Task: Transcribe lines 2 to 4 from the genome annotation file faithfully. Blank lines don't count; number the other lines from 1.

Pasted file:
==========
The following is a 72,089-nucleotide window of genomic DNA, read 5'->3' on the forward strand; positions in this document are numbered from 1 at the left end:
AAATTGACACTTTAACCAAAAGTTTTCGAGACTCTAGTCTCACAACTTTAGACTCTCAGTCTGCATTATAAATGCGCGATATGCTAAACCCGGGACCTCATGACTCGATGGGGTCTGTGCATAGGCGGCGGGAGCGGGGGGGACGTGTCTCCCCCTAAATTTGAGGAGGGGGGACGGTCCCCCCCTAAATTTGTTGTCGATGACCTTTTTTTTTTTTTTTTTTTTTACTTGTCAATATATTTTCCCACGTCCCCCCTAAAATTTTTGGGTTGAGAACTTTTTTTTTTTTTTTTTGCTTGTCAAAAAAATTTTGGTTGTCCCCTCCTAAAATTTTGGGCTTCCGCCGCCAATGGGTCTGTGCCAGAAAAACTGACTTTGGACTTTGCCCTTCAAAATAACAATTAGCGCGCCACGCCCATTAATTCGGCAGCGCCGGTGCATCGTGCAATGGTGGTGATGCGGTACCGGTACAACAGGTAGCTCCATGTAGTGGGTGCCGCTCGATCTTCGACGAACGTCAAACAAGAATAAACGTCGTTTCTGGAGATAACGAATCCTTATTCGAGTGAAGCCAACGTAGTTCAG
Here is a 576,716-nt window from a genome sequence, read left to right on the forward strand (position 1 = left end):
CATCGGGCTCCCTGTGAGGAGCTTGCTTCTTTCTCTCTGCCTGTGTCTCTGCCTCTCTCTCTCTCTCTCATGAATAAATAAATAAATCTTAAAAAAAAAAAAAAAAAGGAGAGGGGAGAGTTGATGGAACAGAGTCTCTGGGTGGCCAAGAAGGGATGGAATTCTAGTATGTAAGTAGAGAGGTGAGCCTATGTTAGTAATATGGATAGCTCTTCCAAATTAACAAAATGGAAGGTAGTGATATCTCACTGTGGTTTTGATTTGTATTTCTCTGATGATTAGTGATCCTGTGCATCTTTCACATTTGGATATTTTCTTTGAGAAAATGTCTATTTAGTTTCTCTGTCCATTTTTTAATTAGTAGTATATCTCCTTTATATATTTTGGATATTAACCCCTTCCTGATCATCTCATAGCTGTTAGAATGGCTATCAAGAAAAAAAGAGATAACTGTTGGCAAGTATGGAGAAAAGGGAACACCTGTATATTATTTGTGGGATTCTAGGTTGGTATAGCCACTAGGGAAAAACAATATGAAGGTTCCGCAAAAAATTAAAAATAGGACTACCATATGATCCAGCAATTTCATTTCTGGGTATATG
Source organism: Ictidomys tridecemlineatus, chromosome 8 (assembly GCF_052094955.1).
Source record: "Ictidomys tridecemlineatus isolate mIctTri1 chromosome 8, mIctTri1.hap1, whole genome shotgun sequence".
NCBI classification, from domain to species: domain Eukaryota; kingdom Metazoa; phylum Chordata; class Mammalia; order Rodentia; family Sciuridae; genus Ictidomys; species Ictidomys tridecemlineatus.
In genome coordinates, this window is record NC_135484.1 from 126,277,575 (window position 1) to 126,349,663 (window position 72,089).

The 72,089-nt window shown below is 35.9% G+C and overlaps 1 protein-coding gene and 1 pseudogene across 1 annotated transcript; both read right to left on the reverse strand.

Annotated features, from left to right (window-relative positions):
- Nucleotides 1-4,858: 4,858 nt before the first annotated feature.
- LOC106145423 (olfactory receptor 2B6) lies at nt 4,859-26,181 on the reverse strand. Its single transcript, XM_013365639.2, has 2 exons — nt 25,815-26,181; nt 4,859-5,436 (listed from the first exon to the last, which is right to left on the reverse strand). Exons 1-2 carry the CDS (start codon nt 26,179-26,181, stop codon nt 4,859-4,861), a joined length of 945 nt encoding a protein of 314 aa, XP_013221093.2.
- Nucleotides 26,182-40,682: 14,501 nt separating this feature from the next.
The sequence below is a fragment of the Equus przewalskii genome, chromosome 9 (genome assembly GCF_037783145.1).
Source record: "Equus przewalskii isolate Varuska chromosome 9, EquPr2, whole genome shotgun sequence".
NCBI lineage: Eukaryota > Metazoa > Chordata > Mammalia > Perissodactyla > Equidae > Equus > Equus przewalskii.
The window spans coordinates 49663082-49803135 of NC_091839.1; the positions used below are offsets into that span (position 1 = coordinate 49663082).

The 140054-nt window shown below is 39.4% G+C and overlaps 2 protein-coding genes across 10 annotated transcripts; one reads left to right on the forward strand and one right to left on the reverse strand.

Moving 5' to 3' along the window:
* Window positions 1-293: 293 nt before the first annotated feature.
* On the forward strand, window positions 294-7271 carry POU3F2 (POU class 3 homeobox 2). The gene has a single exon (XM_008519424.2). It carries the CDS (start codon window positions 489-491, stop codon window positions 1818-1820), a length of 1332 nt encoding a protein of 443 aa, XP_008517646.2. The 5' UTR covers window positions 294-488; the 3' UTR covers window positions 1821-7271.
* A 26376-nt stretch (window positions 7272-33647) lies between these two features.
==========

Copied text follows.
AAATTGACACTTTAACCAAAAGTTTTCGAGACTCTAGTCTCACAACTTTAGACTCTCAGTCTGCATTATAAATGCGCGATATGCTAAACCCGGGACCTCATGACTCGATGGGGTCTGTGCATAGGCGGCGGGAGCGGGGGGGACGTGTCTCCCCCTAAATTTGAGGAGGGGGGACGGTCCCCCCCTAAATTTGTTGTCGATGACCTTTTTTTTTTTTTTTTTTTTTACTTGTCAATATATTTTCCCACGTCCCCCCTAAAATTTTTGGGTTGAGAACTTTTTTTTTTTTTTTTTGCTTGTCAAAAAAATTTTGGTTGTCCCCTCCTAAAATTTTGGGCTTCCGCCGCCAATGGGTCTGTGCCAGAAAAACTGACTTTGGACTTTGCCCTTCAAAATAACAATTAGCGCGCCACGCCCATTAATTCGGCAGCGCCGGTGCATCGTGCAATGGTGGTGATGCGGTACCGGTACAACAGGTAGCTCCATGTAGTGGGTGCCGCTCGATCTTCGACGAACGTCAAACAAGAATAAACGTCGTTTCTGGAGATAACGAATCCTTATTCGAGTGAAGCCAACGTAGTTCAG
Here is a 576,716-nt window from a genome sequence, read left to right on the forward strand (position 1 = left end):
CATCGGGCTCCCTGTGAGGAGCTTGCTTCTTTCTCTCTGCCTGTGTCTCTGCCTCTCTCTCTCTCTCTCATGAATAAATAAATAAATCTTAAAAAAAAAAAAAAAAAGGAGAGGGGAGAGTTGATGGAACAGAGTCTCTGGGTGGCCAAGAAGGGATGGAATTCTAGTATGTAAGTAGAGAGGTGAGCCTATGTTAGTAATATGGATAGCTCTTCCAAATTAACAAAATGGAAGGTAGTGATATCTCACTGTGGTTTTGATTTGTATTTCTCTGATGATTAGTGATCCTGTGCATCTTTCACATTTGGATATTTTCTTTGAGAAAATGTCTATTTAGTTTCTCTGTCCATTTTTTAATTAGTAGTATATCTCCTTTATATATTTTGGATATTAACCCCTTCCTGATCATCTCATAGCTGTTAGAATGGCTATCAAGAAAAAAAGAGATAACTGTTGGCAAGTATGGAGAAAAGGGAACACCTGTATATTATTTGTGGGATTCTAGGTTGGTATAGCCACTAGGGAAAAACAATATGAAGGTTCCGCAAAAAATTAAAAATAGGACTACCATATGATCCAGCAATTTCATTTCTGGGTATATG